Reforms have no finishing line: India's Jaitley

Business Saturday 05/August/2017 14:25 PM
By: Times News Service
Reforms have no finishing line: India's Jaitley

New Delhi: A month after the launch of historic tax reform GST, Finance Minister Arun Jaitley on Friday said there is no finishing line for reforms and India still has to cover a long distance so as to remove poverty and bridge infrastructure deficit.
India needs to pump in huge amount of funds in sectors like health, education, rural infrastructure and irrigation, he said at the launch of a book, 'India Transformed — 25 Years of Economic Reform' here.
The BJP-led NDA government has introduced a slew of reforms on various fronts like financial inclusion, foreign direct investment and big push to digital economy.
The long pending Goods and Services Tax (GST), considered as the biggest taxation reform since Independence, was launched on the mid-night of June 30.
"There's no finishing line as far as reforms are concerned and I think India still has to cover a huge distance," Jaitley said.
He further said that given the more favourable global environment, India needs to improve upon its growth rate.
The high growth rate, he said, has to sustained over a reasonably long period of time "because you still have large number of people living below the poverty line, you still have infrastructure deficit, you still need a lot of investment in health, education, in rural India and irrigation".
Faced with dwindling foreign exchange reserves, India opened its economy in June 1991, ushering in an era of big-bang economic reforms under the stewardship of the then finance minister Manmohan Singh.
Jaitley further said that unquestionably, 1991 was a key defining moment as far as India is concerned.
"Defining because it not only changed economic course, it changed the mindset of people," the finance minister said.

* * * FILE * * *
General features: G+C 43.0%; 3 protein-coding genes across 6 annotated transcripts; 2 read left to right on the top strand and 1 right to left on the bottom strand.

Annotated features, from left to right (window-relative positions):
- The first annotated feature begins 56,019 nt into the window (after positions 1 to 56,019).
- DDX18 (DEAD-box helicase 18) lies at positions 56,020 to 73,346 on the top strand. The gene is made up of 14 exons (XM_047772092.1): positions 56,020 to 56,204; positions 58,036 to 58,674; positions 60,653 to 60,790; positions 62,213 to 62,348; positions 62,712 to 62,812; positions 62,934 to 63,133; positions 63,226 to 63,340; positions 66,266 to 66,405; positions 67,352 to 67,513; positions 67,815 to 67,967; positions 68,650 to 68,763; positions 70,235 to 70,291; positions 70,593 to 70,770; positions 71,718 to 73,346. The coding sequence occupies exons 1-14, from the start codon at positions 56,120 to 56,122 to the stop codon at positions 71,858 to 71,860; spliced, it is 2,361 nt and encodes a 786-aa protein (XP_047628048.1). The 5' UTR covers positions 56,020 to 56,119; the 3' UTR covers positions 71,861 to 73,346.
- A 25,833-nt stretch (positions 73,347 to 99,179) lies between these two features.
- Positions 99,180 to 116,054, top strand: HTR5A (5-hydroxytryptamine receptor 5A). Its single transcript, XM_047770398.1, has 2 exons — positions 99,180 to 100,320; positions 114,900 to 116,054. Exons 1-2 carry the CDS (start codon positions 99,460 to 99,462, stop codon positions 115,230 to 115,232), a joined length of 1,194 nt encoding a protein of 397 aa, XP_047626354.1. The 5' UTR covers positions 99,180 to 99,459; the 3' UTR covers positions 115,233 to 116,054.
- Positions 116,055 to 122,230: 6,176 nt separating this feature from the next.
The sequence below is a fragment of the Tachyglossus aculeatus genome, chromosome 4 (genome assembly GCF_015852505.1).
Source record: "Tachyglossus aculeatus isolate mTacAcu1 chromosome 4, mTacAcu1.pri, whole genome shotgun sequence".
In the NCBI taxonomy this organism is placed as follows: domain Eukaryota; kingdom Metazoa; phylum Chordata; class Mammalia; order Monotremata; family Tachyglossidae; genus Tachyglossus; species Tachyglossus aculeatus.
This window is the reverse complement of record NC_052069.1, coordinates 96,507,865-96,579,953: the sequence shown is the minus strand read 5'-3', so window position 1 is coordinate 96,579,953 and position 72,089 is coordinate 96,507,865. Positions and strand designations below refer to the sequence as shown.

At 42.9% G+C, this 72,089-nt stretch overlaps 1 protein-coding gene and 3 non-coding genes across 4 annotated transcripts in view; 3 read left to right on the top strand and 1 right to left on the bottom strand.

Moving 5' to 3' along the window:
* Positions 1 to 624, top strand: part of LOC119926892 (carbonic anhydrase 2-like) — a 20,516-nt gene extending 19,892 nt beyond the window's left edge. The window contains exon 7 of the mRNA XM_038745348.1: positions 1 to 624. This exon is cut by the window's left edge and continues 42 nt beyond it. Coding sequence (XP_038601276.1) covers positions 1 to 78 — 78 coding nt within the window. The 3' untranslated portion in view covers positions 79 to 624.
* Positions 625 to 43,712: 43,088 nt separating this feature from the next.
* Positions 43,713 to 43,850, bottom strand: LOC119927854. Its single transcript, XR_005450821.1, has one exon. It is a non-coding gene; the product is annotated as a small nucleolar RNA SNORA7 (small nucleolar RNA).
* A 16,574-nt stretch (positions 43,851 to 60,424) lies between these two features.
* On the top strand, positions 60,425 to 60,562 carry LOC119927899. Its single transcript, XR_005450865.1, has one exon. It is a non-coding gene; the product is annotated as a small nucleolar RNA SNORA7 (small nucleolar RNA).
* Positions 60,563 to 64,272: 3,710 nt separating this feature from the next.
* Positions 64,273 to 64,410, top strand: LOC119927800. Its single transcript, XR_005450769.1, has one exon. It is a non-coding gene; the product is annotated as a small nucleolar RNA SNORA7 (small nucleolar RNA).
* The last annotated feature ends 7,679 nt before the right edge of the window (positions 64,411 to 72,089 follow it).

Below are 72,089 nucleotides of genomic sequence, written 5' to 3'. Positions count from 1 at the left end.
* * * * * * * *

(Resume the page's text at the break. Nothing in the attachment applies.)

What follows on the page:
India has witnessed on an average 7 per cent growth in the past 25 years, he added.
Unquestionably, he said, India is a much better place to live in but added that still there are areas of challenges.
"India still needs large resources to enable to carry poverty alleviation steps. That large resources can only come if there is larger growth process," Jaitley said.
Singh, also Prime Minister of the country for 10 years, was also present at the book launch.
The book, edited by former RBI Deputy Governor Rakesh Mohan, has contributions from Mukesh Ambani, Montek Singh Ahluwalia, N R Narayana Murthy, Naushad Forbes, Sunil Bharti Mital, Baba Kalyani, Deepak Parekh, Y B Reddy, Strobe Talbott, and Gita Piramal.
Speaking at the panel discussion after the book launch, Chief Economic Adviser Arvind Subramanian said all governments have made consistent efforts towards liberalised capital account convertibility.
As a result of progressive opening of capital account, he said, manufacturing has suffered as the ability to maintain competitive exchange rate is not possible.
He further said that the advanced world's problem is to manage slow down in growth, while the challenge before the developing economies is to manage dynamism.